As shown in FIGS. 1-2, for example, wheel hub assembly 10 includes a wheel hub or, simply, a hub 12, a threaded shaft, axle, or spindle 14. As is typical, spindle 14 is mounted on two antifriction bearings and spindle 14 includes an exposed end 13, which is typically threaded. Spindle 14 typically includes a retaining nut 11 threaded to exposed end 13.
As shown in FIGS. 1-2, as is typical of bearings, outboard bearing 16 includes an inner race (or cone) (not shown), an outer race (or cup) (not shown), a plurality of rollers (not shown), and a roller cage (not shown). Similarly, an inboard bearing (not shown) includes an inner race (or cone) (not shown), an outer race (or cup) (not shown), a plurality of rollers (not shown), and roller cage (not shown). As shown in FIG. 2, outboard bearing 16 is positioned, for example, by an interference fit, into an annular cavity 29. The details of an inboard bearing and an outboard bearing are described and depicted in co-owned U.S. Pat. No. 7,303,367, issued Dec. 4, 2007 (application Ser. No. 11/029,531 filed Jan. 5, 2005), entitled “Lock Nut System”; U.S. Publication No. 2007/0177829A1, published Aug. 2, 2007, (application Ser. No. 11/341,948 filed Jan. 27, 2006), entitled “Method And Apparatus For Preloading A Bearing”; and U.S. Pat. No. 7,389,579, issued Jun. 24, 2008 (application Ser. No. 11/354,513, filed Feb. 15, 2006), entitled “Method, Apparatus, And Nut For Preloading A Bearing”, the entirety of which are incorporated herein by reference.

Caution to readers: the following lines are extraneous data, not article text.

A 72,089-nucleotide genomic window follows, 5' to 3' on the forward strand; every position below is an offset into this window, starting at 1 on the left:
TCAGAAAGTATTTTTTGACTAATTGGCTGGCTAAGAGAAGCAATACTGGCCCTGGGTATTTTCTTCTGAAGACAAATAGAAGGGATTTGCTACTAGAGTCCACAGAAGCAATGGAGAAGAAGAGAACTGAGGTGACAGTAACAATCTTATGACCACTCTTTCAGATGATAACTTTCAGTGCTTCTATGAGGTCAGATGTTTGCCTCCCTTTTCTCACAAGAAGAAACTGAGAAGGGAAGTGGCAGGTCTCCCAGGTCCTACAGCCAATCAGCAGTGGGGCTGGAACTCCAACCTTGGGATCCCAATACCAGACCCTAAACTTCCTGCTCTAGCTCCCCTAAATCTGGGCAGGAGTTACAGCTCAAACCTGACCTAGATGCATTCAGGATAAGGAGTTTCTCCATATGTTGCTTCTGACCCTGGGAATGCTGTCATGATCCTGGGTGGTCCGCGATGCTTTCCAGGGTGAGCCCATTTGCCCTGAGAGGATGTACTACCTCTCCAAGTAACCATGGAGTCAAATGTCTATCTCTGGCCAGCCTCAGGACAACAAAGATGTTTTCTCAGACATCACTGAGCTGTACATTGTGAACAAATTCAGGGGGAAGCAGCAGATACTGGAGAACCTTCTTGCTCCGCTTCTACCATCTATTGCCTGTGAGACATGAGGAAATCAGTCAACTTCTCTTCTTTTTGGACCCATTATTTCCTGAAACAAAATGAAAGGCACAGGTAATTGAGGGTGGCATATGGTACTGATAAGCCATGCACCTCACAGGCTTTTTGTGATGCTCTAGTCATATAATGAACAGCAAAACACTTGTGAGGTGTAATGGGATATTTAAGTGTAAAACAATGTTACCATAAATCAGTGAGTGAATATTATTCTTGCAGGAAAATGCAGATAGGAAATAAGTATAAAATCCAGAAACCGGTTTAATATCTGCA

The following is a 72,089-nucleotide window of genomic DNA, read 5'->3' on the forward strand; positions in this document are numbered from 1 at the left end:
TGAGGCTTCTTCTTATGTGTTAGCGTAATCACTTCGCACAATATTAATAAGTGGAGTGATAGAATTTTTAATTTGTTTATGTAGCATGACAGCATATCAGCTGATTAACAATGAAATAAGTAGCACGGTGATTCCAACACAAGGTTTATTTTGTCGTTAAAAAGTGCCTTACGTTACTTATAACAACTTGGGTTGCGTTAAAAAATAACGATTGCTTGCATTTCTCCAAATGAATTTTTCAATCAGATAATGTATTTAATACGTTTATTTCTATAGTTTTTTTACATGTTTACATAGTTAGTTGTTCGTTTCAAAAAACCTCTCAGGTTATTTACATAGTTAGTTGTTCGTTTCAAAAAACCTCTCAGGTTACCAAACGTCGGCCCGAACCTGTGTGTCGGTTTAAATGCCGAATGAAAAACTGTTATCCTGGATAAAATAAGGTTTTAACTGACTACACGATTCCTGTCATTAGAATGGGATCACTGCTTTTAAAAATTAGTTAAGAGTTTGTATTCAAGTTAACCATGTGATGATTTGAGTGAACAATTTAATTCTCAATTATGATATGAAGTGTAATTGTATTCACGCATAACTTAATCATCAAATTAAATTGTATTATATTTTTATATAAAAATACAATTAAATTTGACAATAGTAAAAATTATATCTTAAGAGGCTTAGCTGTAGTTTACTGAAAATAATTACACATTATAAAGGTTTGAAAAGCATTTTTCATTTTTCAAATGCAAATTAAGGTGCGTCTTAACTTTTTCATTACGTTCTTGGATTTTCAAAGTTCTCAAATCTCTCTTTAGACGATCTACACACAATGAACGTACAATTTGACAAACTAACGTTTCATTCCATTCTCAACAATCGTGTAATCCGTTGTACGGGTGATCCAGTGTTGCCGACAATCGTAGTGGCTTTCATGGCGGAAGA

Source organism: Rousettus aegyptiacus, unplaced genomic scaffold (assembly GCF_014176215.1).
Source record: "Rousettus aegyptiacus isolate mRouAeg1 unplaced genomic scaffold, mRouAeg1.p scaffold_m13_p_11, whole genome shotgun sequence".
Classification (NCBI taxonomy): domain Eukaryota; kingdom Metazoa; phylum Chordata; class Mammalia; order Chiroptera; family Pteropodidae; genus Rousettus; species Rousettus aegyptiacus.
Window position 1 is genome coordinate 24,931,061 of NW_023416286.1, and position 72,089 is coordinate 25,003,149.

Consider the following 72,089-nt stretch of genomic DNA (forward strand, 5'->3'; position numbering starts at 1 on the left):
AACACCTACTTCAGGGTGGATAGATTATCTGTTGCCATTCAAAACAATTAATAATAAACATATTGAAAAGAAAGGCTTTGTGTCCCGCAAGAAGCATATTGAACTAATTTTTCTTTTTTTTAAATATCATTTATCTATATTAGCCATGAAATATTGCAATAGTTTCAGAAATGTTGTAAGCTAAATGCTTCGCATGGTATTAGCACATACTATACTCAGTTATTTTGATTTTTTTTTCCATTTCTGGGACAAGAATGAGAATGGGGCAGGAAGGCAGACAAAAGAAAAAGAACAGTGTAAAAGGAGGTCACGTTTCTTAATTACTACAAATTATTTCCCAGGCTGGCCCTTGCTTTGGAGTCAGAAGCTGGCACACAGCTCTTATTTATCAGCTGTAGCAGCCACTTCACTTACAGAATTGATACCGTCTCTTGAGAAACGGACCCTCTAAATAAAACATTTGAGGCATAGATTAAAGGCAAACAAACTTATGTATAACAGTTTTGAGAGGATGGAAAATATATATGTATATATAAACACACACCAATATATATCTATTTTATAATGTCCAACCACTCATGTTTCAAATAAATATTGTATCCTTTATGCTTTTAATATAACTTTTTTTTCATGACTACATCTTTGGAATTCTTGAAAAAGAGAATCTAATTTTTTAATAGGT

As depicted in FIGS. 3, 4, 7, 9, and 10, for example, retaining nut 11 may be a locking nut as disclosed in co-owned U.S. Pat. No. 7,303,367 (application Ser. No. 11/029,531 filed Jan. 5, 2005), entitled “Lock Nut System”; U.S. Publication No. 2007/0177829A1 (application Ser. No. 11/341,948 filed Jan. 27, 2006), entitled “Method And Apparatus For Preloading A Bearing”; and U.S. Pat. No. 7,389,579 (application Ser. No. 11/354,513, filed Feb. 15, 2006), entitled “Method, Apparatus, And Nut For Preloading A Bearing”. In the conventional art, retaining nut 11 typically is used to secure a wheel (not shown) or hub assembly to a non-rotating axle or spindle 14. However, in aspects of the present invention, retaining nut 11 may be useful in varying the preload and/or endplay of bearing 16. Though bearing 16 is illustrated as a tapered roller bearing, aspects of the invention may be applied to other types of antifriction bearings for which it is desirable to provide preload and/or endplay, for example, spherical roller bearings, deep groove ball bearings, and the like.